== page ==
In other words, chiropractors acknowledge that it may be misleading for a psychologist to call themselves doctors, even if they hold a doctoral degree (if they don't also specify it is not a medical doctorate), but it is not misleading for a chiropractor who does not hold any qualification generally understood to be that of a doctor to do so. Incredible.

And what's more, the guidelines don't even try to construct an argument about why they should now suddenly be regarded as doctors. They just say, in effect, "we're free to do it, come aboard". The Australian Chiropractor's Association regard "doctor" as a "courtesy title"  that apparently ought to be available to any health professional who has done 5 years' study, whether of medicine or otherwise. They argue that because dentists and vets have begun to use the title "doctor" this should be extended further.

But, there is nothing in the new health practitioners law that limits the use of the term doctor to those with 5 year's study.There is nothing in the law  that limits who can use of the term "doctor" (or for that matter "physician" or "surgeon") at all. If chiropractors and osteopaths are doing it, soon it may be podiatrists, Chinese medicine practitioners, acupuncturists, pharmacists, nurses and midwives.

Some of these professional groups seem more restrained in claiming to be doctors than others.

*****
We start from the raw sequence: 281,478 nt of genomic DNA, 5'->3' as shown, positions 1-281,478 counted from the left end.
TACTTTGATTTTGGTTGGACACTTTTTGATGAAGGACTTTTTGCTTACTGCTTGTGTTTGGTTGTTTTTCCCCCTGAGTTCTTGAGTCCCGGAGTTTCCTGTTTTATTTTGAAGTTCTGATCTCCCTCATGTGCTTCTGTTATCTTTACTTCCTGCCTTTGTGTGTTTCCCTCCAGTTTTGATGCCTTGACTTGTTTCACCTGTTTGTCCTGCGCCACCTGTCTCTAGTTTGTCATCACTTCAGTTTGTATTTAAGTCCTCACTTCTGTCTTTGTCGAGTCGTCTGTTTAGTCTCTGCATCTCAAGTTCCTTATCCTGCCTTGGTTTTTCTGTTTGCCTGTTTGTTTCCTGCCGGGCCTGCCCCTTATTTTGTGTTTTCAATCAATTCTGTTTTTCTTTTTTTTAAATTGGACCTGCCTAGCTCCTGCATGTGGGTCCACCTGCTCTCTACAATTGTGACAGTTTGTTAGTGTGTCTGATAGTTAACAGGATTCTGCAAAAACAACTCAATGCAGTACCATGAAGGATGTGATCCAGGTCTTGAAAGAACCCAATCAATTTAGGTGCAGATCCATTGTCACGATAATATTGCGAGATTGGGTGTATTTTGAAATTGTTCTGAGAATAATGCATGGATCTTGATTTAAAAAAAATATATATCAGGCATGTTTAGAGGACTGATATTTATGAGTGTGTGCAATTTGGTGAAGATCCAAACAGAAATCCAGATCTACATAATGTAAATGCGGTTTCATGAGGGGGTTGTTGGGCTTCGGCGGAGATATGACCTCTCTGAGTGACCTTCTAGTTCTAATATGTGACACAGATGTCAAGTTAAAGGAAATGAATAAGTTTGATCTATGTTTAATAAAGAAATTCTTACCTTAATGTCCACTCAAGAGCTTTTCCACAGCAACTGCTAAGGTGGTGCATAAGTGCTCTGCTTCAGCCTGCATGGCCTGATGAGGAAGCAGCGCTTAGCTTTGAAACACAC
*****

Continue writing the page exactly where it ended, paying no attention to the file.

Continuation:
The Chiropractic Board is also right to draw its members' attention to the Trade Practices Act (now replaced by the Competition and Consumer Act 2010), although they seem to suggest that following their guidelines will comply with the Act. I wonder if this is so. I am not a trade practices lawyer, but I wonder if this kind of behaviour is not prohibited by any number of provisions under the Australian Consumer Law.

Why does any of this matter? Because people may be deceived. Because they may be denied medical care on the false assumption that they are seeing a doctor and that the doctor will have in mind anything really medically serious they need to attend to. Because there is a mounting death toll from people who have used alternative medicine instead of medicine. And because the use of the term "doctor" in relation to people who are not is untrue.

The Australian Competition and Consumer Commission did a great job in cracking down on the bogus Power Balance bracelets.  Now's the time for them to find the right case to run against the misleading use of the term "doctor".